How do chest compressions produce a cardiac output?
It used to be assumed that chest compressions
produced a cardiac output by directly compressing the ventricles against the
vertebral column. This was thought to produce systole, with forward flow out of
the aorta and pulmonary artery, and backward flow prevented by closure of the
atrioventricular (AV) valves.
This explanation is probably not completely
valid. Echocardiographic images during arrest show that the AV valves are not
closed during chest compressions. There are reports of patients who, during
episodes of monitored VF, have developed systolic pressures capable of
maintaining consciousness by coughing. This demonstrates that chest
compressions per se are not necessary to maintain a cardiac output.
Furthermore, CPR is frequently ineffective in patients with a flail chest until
chest stabilization is achieved. If direct compression were the etiology of
blood circulation in CPR, then a flail chest would be an advantage by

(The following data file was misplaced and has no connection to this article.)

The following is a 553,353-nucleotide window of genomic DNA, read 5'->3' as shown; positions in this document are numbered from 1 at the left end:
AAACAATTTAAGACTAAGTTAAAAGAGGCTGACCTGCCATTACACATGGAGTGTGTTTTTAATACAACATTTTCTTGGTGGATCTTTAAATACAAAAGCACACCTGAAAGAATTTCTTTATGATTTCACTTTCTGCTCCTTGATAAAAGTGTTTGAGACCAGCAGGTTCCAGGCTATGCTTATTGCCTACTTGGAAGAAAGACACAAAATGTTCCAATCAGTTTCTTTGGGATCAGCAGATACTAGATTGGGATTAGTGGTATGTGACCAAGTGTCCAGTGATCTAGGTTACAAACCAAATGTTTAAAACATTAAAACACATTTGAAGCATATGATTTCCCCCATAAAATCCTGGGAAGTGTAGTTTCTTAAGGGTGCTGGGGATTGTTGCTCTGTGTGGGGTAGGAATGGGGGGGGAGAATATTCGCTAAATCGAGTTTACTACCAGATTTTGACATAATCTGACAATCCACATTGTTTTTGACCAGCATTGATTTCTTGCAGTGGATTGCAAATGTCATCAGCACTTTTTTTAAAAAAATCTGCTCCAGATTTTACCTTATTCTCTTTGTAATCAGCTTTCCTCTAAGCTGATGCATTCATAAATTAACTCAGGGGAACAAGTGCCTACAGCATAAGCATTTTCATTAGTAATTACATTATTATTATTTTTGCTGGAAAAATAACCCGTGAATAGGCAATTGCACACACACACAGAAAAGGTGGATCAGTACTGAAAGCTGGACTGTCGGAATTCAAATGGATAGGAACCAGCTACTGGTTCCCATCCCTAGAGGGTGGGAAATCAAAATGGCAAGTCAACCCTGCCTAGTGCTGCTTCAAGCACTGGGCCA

increasing the efficiency of the “direct” compression. These observations have
led to the proposal of the “thoracic pump” theory of CPR.
The “thoracic pump” theory proposes that
forward blood flow is achieved because of phasic changes in intrathoracic
pressure produced by chest compressions. During the downward phase of the
compression, positive intrathoracic pressure propels blood out of the chest
into the extrathoracic vessels that have a lower pressure. Competent valves in
the venous system prevent blood from flowing backwards. During the upward phase
of the com-pression, blood flows from the periphery into the thorax because of
the negative intrathoracic pressure created by release of the compression. With
properly performed CPR, systolic arterial blood pressures of 60–80 mmHg can be
achieved, but with much lower diastolic pressures. Mean pressures are usually
less than 40 mmHg. This only provides cerebral blood flows of approximately 30%
and myocardial blood flows of about 10% compared with pre-arrest values.